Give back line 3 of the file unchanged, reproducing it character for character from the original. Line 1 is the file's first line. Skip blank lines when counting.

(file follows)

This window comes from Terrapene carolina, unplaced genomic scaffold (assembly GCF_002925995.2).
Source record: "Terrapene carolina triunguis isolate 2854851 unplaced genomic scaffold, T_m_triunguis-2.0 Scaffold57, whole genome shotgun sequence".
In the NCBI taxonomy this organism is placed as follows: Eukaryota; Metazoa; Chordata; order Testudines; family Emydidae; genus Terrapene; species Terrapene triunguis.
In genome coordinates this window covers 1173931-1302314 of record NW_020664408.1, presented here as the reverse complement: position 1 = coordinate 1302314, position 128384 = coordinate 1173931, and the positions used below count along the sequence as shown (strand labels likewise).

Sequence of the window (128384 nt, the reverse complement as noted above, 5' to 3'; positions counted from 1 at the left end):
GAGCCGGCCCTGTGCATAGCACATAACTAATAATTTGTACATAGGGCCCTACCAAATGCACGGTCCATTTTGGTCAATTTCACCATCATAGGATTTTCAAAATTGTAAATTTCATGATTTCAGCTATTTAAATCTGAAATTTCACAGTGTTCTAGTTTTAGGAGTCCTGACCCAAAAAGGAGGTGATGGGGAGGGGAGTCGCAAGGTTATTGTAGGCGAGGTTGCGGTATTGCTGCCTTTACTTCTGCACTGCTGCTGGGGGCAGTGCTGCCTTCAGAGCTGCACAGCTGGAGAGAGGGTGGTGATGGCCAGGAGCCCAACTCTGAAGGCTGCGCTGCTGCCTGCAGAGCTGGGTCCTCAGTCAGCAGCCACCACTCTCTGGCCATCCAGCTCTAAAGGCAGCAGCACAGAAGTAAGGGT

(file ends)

In the NCBI taxonomy this organism is placed as follows: Eukaryota; Metazoa; Chordata; order Testudines; family Emydidae; genus Terrapene; species Terrapene triunguis.